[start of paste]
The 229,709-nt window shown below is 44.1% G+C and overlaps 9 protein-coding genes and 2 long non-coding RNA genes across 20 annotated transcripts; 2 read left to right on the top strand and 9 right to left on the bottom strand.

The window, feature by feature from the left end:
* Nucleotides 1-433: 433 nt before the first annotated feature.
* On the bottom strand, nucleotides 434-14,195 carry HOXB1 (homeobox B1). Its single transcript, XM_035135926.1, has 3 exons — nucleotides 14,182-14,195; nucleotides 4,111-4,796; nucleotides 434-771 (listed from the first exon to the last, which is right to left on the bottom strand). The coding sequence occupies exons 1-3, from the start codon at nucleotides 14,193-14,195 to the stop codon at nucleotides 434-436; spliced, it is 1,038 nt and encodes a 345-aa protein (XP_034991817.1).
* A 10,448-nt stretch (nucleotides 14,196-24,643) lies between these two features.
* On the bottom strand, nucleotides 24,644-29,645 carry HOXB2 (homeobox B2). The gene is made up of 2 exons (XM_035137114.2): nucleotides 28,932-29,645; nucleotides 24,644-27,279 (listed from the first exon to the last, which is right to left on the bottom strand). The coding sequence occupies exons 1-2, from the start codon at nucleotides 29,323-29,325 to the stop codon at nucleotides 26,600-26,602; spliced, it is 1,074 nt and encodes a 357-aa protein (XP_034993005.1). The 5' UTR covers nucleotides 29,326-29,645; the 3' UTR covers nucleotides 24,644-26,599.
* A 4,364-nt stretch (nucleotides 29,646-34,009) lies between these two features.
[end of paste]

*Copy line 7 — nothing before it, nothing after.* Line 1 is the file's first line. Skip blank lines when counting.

* A 4,364-nt stretch (nucleotides 29,646-34,009) lies between these two features.